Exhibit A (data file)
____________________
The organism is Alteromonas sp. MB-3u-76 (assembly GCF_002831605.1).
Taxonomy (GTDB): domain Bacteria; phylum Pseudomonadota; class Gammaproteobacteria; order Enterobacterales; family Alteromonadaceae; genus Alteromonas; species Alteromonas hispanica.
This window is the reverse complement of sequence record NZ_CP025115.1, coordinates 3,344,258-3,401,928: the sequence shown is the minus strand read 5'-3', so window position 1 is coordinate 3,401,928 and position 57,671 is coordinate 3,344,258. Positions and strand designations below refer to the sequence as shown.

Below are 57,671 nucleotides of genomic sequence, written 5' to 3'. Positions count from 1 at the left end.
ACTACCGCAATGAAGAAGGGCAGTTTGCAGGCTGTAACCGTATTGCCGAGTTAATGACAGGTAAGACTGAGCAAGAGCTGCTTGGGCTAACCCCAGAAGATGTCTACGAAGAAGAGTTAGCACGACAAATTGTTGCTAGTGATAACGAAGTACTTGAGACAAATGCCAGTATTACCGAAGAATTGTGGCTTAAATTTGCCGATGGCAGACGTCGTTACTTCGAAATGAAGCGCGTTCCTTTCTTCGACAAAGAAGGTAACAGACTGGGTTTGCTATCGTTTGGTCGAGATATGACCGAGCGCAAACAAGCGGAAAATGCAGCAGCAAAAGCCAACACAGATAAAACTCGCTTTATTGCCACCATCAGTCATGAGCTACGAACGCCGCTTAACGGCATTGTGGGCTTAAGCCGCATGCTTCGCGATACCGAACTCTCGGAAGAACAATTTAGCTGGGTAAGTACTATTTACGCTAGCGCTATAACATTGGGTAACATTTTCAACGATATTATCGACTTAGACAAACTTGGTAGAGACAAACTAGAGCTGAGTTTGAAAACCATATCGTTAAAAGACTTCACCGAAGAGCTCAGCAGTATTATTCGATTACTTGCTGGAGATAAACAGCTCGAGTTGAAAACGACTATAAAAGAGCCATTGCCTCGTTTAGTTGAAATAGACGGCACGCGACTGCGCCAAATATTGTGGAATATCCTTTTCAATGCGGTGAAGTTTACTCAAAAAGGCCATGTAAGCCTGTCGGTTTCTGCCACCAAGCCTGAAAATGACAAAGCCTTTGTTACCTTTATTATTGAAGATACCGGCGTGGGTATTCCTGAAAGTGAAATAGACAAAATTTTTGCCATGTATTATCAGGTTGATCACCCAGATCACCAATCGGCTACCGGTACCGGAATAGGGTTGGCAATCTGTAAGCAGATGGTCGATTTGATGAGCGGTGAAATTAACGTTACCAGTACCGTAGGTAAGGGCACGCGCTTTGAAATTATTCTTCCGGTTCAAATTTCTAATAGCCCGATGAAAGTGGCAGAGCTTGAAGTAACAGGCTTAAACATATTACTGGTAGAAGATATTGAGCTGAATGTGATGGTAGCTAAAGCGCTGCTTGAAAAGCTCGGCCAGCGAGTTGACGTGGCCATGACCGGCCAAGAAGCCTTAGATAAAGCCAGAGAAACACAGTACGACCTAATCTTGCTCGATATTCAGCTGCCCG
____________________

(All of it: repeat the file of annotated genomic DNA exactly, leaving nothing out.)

The organism is Alteromonas sp. MB-3u-76 (assembly GCF_002831605.1).
Taxonomy (GTDB): domain Bacteria; phylum Pseudomonadota; class Gammaproteobacteria; order Enterobacterales; family Alteromonadaceae; genus Alteromonas; species Alteromonas hispanica.
This window is the reverse complement of sequence record NZ_CP025115.1, coordinates 3,344,258-3,401,928: the sequence shown is the minus strand read 5'-3', so window position 1 is coordinate 3,401,928 and position 57,671 is coordinate 3,344,258. Positions and strand designations below refer to the sequence as shown.

Below are 57,671 nucleotides of genomic sequence, written 5' to 3'. Positions count from 1 at the left end.
ACTACCGCAATGAAGAAGGGCAGTTTGCAGGCTGTAACCGTATTGCCGAGTTAATGACAGGTAAGACTGAGCAAGAGCTGCTTGGGCTAACCCCAGAAGATGTCTACGAAGAAGAGTTAGCACGACAAATTGTTGCTAGTGATAACGAAGTACTTGAGACAAATGCCAGTATTACCGAAGAATTGTGGCTTAAATTTGCCGATGGCAGACGTCGTTACTTCGAAATGAAGCGCGTTCCTTTCTTCGACAAAGAAGGTAACAGACTGGGTTTGCTATCGTTTGGTCGAGATATGACCGAGCGCAAACAAGCGGAAAATGCAGCAGCAAAAGCCAACACAGATAAAACTCGCTTTATTGCCACCATCAGTCATGAGCTACGAACGCCGCTTAACGGCATTGTGGGCTTAAGCCGCATGCTTCGCGATACCGAACTCTCGGAAGAACAATTTAGCTGGGTAAGTACTATTTACGCTAGCGCTATAACATTGGGTAACATTTTCAACGATATTATCGACTTAGACAAACTTGGTAGAGACAAACTAGAGCTGAGTTTGAAAACCATATCGTTAAAAGACTTCACCGAAGAGCTCAGCAGTATTATTCGATTACTTGCTGGAGATAAACAGCTCGAGTTGAAAACGACTATAAAAGAGCCATTGCCTCGTTTAGTTGAAATAGACGGCACGCGACTGCGCCAAATATTGTGGAATATCCTTTTCAATGCGGTGAAGTTTACTCAAAAAGGCCATGTAAGCCTGTCGGTTTCTGCCACCAAGCCTGAAAATGACAAAGCCTTTGTTACCTTTATTATTGAAGATACCGGCGTGGGTATTCCTGAAAGTGAAATAGACAAAATTTTTGCCATGTATTATCAGGTTGATCACCCAGATCACCAATCGGCTACCGGTACCGGAATAGGGTTGGCAATCTGTAAGCAGATGGTCGATTTGATGAGCGGTGAAATTAACGTTACCAGTACCGTAGGTAAGGGCACGCGCTTTGAAATTATTCTTCCGGTTCAAATTTCTAATAGCCCGATGAAAGTGGCAGAGCTTGAAGTAACAGGCTTAAACATATTACTGGTAGAAGATATTGAGCTGAATGTGATGGTAGCTAAAGCGCTGCTTGAAAAGCTCGGCCAGCGAGTTGACGTGGCCATGACCGGCCAAGAAGCCTTAGATAAAGCCAGAGAAACACAGTACGACCTAATCTTGCTCGATATTCAGCTGCCCG